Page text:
Effects of diet on the outcomes of rheumatic and musculoskeletal diseases (RMDs): systematic review and meta-analyses informing the 2021 EULAR recommendations for lifestyle improvements in people with RMDs
BMJ Publishing Group
Background A EULAR taskforce was convened to develop recommendations for lifestyle behaviours in rheumatic and musculoskeletal diseases (RMDs). In this paper, the literature on the effect of diet on the progression of RMDs is reviewed. Methods Systematic reviews and meta-analyses were performed of studies related to diet and disease outcomes in seven RMDs: osteoarthritis (OA), rheumatoid arthritis (RA), systemic lupus erythematosus, axial spondyloarthritis, psoriatic arthritis, systemic sclerosis and gout. In the first phase, existing relevant systematic reviews and meta-analyses, published from 2013 to 2018, were identified. In the second phase, the review was expanded to include published original studies on diet in RMDs, with no restriction on publication date. Systematic reviews or original studies were included if they assessed a dietary exposure in one of the above RMDs, and reported results regarding progression of disease (eg, pain, function, joint damage). Results In total, 24 systematic reviews and 150 original articles were included. Many dietary exposures have been studied (n=83), although the majority of studies addressed people with OA and RA. Most dietary exposures were assessed by relatively few studies. Exposures that have been assessed by multiple, well conducted studies (eg, OA: vitamin D, chondroitin, glucosamine; RA: omega-3) were classified as moderate evidence of small effects on disease progression. Conclusion The current literature suggests that there is moderate evidence for a small benefit for certain dietary components. High-level evidence of clinically meaningful effect sizes from individual dietary exposures on outcomes in RMDs is missing. Rheumatic and musculoskeletal diseases (RMDs) are a diverse range of conditions that primarily affect people’s joints, causing pain, disability and reductions in health-related quality of life (HR-QoL). 1–3 According to the Global Burden of Disease study, RMDs are one of the leading causes of global disability.4 5 Some RMDs have effective pharmacological treatments that limit disease progression (eg, rheumatoid arthritis (RA)6), whereas others have no effective disease modifying treatment options (eg, osteoarthritis (OA)7). However, in all RMDs there is room for additional improvement in outcomes. In the general population, lifestyle modifications have been shown to improve non-RMD related outcomes. For instance, diet (ie, specific food stuffs ingested as part of daily living, and supplements or nutrients ingested to improve health) has a significant impact on the risk of chronic disease8 and benefits to mental health.9 However, it is unclear whether lifestyle modifications, such as changes to diet, have a beneficial impact on RMD related outcomes (including disease activity, pain, function, HR-QoL, radiographic damage, fatigue and depression). In 2018, a EULAR Taskforce was convened to develop recommendations for lifestyle improvements in people with RMDs with regards to RMD progression (including both modifiable (eg, pain, fatigue) and irreversible (eg, joint damage) outcomes).10 The taskforce decided to focus on six lifestyle factors: diet, exercise, weight, alcohol, smoking and paid work, and seven diseases: RA, OA, axial spondyloarthritis (axSpA), psoriatic arthritis (PsA), systemic lupus erythematosus (SLE), systemic sclerosis (SSc) and gout (henceforth referred to collectively as RMDs). For each of these lifestyle factors, systematic reviews were performed, aiming to collate all relevant literature on each factor in order to formulate evidence based recommendations. This article reports the results of systematic reviews on the effect of diet on progression of RMDs.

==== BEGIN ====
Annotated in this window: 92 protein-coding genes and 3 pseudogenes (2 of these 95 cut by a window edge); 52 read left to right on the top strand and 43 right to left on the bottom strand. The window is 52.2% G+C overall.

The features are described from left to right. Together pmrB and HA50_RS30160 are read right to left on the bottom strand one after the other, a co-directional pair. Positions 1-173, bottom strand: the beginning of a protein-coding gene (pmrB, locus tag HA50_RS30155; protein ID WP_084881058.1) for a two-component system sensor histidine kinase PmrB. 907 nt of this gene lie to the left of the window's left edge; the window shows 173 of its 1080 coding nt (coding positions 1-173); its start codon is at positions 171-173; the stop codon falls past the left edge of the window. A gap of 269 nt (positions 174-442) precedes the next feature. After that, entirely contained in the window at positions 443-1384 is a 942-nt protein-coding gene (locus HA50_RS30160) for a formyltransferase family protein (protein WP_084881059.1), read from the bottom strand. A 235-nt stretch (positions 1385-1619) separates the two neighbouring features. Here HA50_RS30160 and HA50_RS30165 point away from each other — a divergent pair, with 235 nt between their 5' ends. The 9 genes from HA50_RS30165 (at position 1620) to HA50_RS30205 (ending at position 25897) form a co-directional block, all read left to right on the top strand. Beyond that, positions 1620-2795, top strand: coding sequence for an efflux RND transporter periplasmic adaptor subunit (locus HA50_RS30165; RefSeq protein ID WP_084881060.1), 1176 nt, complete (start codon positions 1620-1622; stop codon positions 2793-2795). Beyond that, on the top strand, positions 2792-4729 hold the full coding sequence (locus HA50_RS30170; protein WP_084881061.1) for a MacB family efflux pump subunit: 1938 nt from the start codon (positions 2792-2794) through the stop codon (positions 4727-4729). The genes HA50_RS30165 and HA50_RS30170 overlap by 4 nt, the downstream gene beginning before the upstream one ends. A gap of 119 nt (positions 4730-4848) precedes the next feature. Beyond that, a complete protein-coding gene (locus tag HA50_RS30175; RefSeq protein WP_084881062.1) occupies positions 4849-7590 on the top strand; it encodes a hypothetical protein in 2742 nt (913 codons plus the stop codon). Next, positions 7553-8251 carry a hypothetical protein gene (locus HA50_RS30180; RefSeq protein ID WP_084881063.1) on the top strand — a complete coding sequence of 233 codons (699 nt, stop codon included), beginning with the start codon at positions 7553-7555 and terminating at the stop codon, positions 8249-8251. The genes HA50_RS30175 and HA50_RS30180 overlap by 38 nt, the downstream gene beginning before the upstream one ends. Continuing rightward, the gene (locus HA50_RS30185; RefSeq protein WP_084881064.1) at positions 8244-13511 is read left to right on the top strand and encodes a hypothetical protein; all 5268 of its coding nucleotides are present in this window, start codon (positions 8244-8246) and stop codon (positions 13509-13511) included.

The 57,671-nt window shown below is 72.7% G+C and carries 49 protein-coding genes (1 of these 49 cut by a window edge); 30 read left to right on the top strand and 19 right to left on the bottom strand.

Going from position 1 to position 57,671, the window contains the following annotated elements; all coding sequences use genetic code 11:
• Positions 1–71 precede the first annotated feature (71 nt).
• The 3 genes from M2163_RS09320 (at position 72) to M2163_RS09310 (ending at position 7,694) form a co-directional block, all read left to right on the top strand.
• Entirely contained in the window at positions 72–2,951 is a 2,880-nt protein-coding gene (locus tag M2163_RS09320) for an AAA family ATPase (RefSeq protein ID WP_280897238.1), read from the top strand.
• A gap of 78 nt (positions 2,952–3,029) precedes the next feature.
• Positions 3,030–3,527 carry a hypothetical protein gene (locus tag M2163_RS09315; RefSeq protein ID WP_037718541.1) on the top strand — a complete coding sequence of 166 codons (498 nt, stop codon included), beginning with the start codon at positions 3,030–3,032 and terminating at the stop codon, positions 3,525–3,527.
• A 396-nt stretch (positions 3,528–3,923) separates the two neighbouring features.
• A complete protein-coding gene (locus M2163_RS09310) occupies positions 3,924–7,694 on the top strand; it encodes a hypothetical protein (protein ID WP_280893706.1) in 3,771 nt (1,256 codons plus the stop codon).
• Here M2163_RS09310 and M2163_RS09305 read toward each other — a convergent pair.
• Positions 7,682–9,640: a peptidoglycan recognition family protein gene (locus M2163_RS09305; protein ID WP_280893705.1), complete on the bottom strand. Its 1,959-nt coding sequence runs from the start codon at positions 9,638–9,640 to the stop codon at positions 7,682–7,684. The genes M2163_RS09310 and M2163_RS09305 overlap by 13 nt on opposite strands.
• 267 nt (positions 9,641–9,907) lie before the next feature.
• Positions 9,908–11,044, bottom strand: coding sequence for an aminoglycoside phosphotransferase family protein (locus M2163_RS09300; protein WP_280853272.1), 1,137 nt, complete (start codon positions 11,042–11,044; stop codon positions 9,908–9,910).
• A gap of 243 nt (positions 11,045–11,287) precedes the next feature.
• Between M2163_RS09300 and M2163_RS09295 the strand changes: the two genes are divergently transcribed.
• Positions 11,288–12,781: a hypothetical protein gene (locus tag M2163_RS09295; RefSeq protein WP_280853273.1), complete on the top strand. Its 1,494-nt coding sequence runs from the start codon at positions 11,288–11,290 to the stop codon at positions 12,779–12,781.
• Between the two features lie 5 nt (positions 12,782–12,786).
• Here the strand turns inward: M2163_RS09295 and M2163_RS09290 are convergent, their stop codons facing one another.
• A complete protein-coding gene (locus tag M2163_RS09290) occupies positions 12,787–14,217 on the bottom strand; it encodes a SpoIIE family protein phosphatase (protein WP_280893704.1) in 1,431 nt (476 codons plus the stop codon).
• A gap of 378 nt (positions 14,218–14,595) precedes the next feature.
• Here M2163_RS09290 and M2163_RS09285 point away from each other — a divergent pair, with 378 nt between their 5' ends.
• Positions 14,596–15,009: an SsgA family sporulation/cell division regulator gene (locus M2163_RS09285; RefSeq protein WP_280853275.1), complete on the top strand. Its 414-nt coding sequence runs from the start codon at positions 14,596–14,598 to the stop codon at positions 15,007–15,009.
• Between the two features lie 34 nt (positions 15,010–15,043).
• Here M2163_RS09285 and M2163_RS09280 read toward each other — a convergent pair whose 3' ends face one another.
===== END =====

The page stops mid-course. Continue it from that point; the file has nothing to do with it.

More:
What is already known about this subject? ⇒ People’s diet can influence health related outcomes, such as cardiovascular outcomes and mental health. ⇒ It is unclear whether dietary factors influence rheumatic and musculoskeletal disease (RMD) specific outcomes. What does this study add? ⇒ This study brings together the literature on diet and progression of seven RMDs, concluding that research on diet has largely focused on osteoarthritis and rheumatoid arthritis, and there is little evidence suggesting dietary factors can make large differences to the outcomes of people with RMDs. How might this impact on clinical practice or further developments? ⇒ Based on the current literature, health professionals can advise people with RMDs that consuming specific dietary components is unlikely to influence the progression of their RMD, but that it is important to maintain a healthy diet and healthy weight for general health reasons.